This week we speak to Sophie Wright, Global Cultural Director at Magnum Photos. A prestigious and unique photographic organisation and longstanding PHOTOFAIRS exhibitor, Magnum Photos represents some of the key names and innovators in documentary photography of the past 70 years. It is a photographic cooperative of great diversity and distinction, founded in 1947 by four pioneering photographers including Henri Cartier-Bresson and Robert Capa. Today it remains a cooperative, owned by its photographer members, and encompasses over 70 working photographers and estates.
At this year’s fair, Magnum featured artworks from artists Marc Riboud, Jim Goldberg and Alec Soth.
The full interview can be found below.
Please describe your arts background and how you became a Director for a unique photography collective organisation like Magnum?
It’s a circuitous career route that of course makes sense in retrospect! I grew up in Belfast during the Troubles, in a middle class creative family where my parents, who were architects, were interested in art and design and history. After a Foundation art course in Manchester I did a modern history degree at Oxford (I studiously avoided contemporary history, instead specialising in art history subjects - Italy & Flanders in the quattrocento for example!) which I loved, and then after a year back in Belfast learning secretarial skills, I went on to do an MA at the Courtauld Institute on Art & Patronage in Britain 1945-65 (mostly chosen as I wasn’t proficient in another language). While there, I worked part-time on Cork Street for Waddington Galleries.
I tried to get a job in the art world after this, but despite getting close on a couple of occasions couldn’t get a break, so I took a job as a picture research assistant at Penguin books. That was 1999 and it was the first time I encountered the Magnum archive. It was when the first silver bound Modern Classics were coming out, with plenty of space for pictures and no over-typing, so we could get clearance for much more premium pictures as the libraries knew they would be well presented. I also encountered quite a lot of young photographers who would come to show their work, and so I got used to being an intermediary between the photographers and the design departments. When I left a year later, to work for a new start up photo agency, the book I was given as a leaving gift was...Magnum Degrees!!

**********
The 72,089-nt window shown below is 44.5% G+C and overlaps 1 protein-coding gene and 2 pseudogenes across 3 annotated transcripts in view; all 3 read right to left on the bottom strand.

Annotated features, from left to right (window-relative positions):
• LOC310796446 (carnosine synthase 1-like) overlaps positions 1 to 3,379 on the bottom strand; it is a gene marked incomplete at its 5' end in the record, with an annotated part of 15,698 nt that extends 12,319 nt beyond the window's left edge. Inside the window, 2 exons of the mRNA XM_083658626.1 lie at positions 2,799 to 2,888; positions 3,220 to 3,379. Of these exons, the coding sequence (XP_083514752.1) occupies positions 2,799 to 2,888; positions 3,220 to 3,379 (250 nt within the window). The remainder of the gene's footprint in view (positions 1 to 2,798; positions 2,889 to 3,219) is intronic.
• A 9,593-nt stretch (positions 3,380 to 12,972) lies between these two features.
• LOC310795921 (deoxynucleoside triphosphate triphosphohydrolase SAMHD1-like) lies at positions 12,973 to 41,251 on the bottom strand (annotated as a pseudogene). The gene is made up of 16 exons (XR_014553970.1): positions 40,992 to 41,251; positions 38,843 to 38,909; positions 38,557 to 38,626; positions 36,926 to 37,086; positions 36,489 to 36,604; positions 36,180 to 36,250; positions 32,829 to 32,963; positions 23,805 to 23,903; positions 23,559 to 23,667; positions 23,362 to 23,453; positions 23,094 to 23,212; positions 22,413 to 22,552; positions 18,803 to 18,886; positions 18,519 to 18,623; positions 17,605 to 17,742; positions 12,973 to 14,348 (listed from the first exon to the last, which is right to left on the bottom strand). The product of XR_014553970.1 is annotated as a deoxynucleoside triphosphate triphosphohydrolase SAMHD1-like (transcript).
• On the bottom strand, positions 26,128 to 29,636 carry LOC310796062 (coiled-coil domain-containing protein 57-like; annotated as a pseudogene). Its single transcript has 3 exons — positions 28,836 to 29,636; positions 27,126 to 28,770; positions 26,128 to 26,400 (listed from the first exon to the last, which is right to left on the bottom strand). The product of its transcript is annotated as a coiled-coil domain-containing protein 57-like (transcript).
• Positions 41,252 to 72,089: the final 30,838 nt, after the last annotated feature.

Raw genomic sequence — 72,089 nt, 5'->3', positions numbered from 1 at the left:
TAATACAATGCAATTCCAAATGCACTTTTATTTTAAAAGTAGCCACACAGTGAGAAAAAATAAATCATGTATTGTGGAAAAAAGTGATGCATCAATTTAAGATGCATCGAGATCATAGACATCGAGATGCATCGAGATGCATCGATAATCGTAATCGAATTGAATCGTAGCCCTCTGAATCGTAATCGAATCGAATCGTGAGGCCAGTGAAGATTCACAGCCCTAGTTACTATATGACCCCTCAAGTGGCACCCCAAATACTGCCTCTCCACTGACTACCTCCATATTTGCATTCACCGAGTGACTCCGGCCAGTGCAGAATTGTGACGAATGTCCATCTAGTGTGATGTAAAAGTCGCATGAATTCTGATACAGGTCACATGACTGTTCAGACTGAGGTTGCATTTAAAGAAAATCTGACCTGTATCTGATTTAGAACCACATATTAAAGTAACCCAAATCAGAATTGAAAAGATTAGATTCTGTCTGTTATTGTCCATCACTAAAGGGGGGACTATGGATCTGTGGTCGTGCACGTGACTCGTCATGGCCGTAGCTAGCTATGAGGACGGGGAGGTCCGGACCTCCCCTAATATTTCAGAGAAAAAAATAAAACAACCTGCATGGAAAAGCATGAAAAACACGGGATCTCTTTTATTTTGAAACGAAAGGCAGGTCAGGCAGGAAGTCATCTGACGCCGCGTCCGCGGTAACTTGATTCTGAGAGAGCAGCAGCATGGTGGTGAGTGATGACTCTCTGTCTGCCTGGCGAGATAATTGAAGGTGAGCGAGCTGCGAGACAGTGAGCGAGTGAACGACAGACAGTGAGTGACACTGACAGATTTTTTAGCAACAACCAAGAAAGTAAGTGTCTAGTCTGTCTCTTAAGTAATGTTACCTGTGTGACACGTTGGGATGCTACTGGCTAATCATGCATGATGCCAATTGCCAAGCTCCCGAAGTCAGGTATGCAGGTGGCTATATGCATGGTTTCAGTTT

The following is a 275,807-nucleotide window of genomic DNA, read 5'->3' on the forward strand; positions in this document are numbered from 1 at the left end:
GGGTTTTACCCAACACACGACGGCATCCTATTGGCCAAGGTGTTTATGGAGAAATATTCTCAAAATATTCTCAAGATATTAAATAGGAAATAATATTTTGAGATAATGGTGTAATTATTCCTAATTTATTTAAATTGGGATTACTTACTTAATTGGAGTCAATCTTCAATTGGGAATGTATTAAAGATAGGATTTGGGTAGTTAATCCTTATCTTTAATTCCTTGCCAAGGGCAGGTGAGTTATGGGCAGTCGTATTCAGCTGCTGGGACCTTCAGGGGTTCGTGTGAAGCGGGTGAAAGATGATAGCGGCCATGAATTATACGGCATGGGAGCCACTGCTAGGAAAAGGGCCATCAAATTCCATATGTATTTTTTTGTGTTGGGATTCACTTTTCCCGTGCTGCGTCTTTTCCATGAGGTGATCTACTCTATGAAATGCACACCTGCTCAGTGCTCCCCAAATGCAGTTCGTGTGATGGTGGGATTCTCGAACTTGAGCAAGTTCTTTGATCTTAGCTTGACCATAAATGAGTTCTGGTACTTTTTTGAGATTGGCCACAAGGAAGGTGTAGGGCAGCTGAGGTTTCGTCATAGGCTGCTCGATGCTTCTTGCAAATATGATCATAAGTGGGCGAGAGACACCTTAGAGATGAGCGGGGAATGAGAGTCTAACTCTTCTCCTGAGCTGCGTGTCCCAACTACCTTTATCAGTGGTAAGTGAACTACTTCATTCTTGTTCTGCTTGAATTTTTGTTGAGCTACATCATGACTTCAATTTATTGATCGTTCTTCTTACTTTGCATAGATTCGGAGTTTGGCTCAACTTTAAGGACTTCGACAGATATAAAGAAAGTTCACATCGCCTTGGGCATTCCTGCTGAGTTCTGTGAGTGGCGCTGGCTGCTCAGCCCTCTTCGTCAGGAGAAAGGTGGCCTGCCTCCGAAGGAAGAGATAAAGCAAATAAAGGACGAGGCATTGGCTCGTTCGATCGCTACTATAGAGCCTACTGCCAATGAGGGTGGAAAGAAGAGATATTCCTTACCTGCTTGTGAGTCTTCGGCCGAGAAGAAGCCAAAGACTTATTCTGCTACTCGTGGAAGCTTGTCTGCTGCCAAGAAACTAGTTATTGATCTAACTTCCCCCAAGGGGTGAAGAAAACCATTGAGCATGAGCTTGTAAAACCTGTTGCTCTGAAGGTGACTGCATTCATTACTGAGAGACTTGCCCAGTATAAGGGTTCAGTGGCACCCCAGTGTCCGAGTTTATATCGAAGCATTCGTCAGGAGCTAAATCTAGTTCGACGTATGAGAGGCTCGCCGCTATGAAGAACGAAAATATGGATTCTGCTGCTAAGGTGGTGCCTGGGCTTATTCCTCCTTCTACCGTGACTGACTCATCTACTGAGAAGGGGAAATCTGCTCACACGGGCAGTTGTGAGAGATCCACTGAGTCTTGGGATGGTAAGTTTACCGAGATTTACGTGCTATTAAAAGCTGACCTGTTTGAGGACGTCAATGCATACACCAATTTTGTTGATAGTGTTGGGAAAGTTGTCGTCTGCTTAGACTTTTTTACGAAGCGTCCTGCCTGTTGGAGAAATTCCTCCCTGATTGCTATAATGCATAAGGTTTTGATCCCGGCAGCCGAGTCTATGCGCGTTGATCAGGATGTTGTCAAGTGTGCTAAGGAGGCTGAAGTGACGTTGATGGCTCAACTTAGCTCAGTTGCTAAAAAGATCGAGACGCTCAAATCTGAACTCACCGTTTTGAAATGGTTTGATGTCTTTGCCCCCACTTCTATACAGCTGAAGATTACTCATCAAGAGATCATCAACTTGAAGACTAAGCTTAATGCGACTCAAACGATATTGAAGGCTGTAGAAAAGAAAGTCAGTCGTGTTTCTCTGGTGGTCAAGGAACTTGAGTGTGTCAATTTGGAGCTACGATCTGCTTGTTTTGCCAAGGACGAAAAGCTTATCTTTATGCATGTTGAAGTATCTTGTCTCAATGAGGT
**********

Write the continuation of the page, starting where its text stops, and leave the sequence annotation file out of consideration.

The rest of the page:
After a fun, brief time at the photo agency, I then moved on to work with Daniel Newburg and PLUK (photography in LONDON & the UK) magazine. There I got to write on photography, curate, work with the graphic designers on layout, and generally get a lot of lowly paid but great experience, while making a good network of contacts.
After that I had a brief freelance interlude before the role of Exhibitions Manager at Magnum came up. That was 2003. I had left Penguin for a number of small creative organisations, with the support of my parents who had their own small business, but by that point I was ready to work for a big brand again. I had a three year plan when I joined, and here I still am 15 years later. Not only did I meet my husband there, but I’ve grown up and gained huge experience in my role, now leading our Cultural & Print Sales strategy & programme globally.
Who or what is your greatest inspiration as Global Director of such a prestigious brand?
My family (my actual family and then Magnum, which is also a family of sorts). A large inter-generational collection of photographers, fractious at times, but bound by their membership of the agency and their joint exploration of documentary photography. There are a number of incredibly smart, driven individuals who I collaborate with, both photographers and my colleagues in the global management team with expertise in licensing, digital, editorial and commercial departments. I get to work with them, and an archive of over 71 years of history. Magnum is a complex organisation that drives me crazy at times, but is also hugely stimulating. I know that I am lucky
When you attend fairs and exhibitions, what kind of works are you on the look-out for? What opportunities do you seek out for Magnum, and its photographers?
My job is to introduce and excite curators, commissioners, publishers and buyers with the work of Magnum photographers. I’m also keen to understand the context - the market, the ways of presenting work, the audience, the opportunities for them and for Magnum to develop.
What was your highlight of this year’s PHOTOFAIRS | Shanghai?
It’s clear that a process of refinement has taken place in terms of the layout and presentation. It’s also clear that effort is being made to build an engaged audience for the work. I respect what the fair is trying to do in a young and at times challenging photo market.
What do you hope to exhibit in coming year?
That would be telling!